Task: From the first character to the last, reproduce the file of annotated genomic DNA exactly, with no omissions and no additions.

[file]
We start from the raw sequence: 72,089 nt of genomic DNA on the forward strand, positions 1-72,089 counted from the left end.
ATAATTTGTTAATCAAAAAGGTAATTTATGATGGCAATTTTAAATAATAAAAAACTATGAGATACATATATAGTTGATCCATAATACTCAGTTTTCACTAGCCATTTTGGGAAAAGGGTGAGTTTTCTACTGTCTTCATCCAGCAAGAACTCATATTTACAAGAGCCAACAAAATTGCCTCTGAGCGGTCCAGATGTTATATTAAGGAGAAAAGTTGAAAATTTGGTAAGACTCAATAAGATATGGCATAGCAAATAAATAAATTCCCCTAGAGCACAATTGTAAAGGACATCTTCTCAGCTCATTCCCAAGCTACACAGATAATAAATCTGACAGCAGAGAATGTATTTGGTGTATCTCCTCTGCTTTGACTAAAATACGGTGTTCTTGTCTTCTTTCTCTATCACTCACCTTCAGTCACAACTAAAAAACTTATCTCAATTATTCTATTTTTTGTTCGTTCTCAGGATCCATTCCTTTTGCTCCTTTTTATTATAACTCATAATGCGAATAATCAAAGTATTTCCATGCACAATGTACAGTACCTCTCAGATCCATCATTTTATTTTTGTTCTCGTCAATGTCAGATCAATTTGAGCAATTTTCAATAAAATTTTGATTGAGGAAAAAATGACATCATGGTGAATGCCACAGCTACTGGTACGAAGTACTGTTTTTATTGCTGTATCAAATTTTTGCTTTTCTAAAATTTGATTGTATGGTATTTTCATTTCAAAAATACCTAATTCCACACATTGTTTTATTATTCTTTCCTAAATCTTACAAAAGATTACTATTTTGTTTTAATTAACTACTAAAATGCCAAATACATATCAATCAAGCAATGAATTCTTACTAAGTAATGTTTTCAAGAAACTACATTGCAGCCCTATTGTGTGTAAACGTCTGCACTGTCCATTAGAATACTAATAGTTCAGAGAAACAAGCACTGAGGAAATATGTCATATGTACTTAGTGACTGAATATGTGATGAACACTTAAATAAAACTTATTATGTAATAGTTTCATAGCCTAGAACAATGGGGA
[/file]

We start from the raw sequence: 72,089 nt of genomic DNA on the forward strand, positions 1-72,089 counted from the left end.
ATAATTTGTTAATCAAAAAGGTAATTTATGATGGCAATTTTAAATAATAAAAAACTATGAGATACATATATAGTTGATCCATAATACTCAGTTTTCACTAGCCATTTTGGGAAAAGGGTGAGTTTTCTACTGTCTTCATCCAGCAAGAACTCATATTTACAAGAGCCAACAAAATTGCCTCTGAGCGGTCCAGATGTTATATTAAGGAGAAAAGTTGAAAATTTGGTAAGACTCAATAAGATATGGCATAGCAAATAAATAAATTCCCCTAGAGCACAATTGTAAAGGACATCTTCTCAGCTCATTCCCAAGCTACACAGATAATAAATCTGACAGCAGAGAATGTATTTGGTGTATCTCCTCTGCTTTGACTAAAATACGGTGTTCTTGTCTTCTTTCTCTATCACTCACCTTCAGTCACAACTAAAAAACTTATCTCAATTATTCTATTTTTTGTTCGTTCTCAGGATCCATTCCTTTTGCTCCTTTTTATTATAACTCATAATGCGAATAATCAAAGTATTTCCATGCACAATGTACAGTACCTCTCAGATCCATCATTTTATTTTTGTTCTCGTCAATGTCAGATCAATTTGAGCAATTTTCAATAAAATTTTGATTGAGGAAAAAATGACATCATGGTGAATGCCACAGCTACTGGTACGAAGTACTGTTTTTATTGCTGTATCAAATTTTTGCTTTTCTAAAATTTGATTGTATGGTATTTTCATTTCAAAAATACCTAATTCCACACATTGTTTTATTATTCTTTCCTAAATCTTACAAAAGATTACTATTTTGTTTTAATTAACTACTAAAATGCCAAATACATATCAATCAAGCAATGAATTCTTACTAAGTAATGTTTTCAAGAAACTACATTGCAGCCCTATTGTGTGTAAACGTCTGCACTGTCCATTAGAATACTAATAGTTCAGAGAAACAAGCACTGAGGAAATATGTCATATGTACTTAGTGACTGAATATGTGATGAACACTTAAATAAAACTTATTATGTAATAGTTTCATAGCCTAGAACAATGGGGA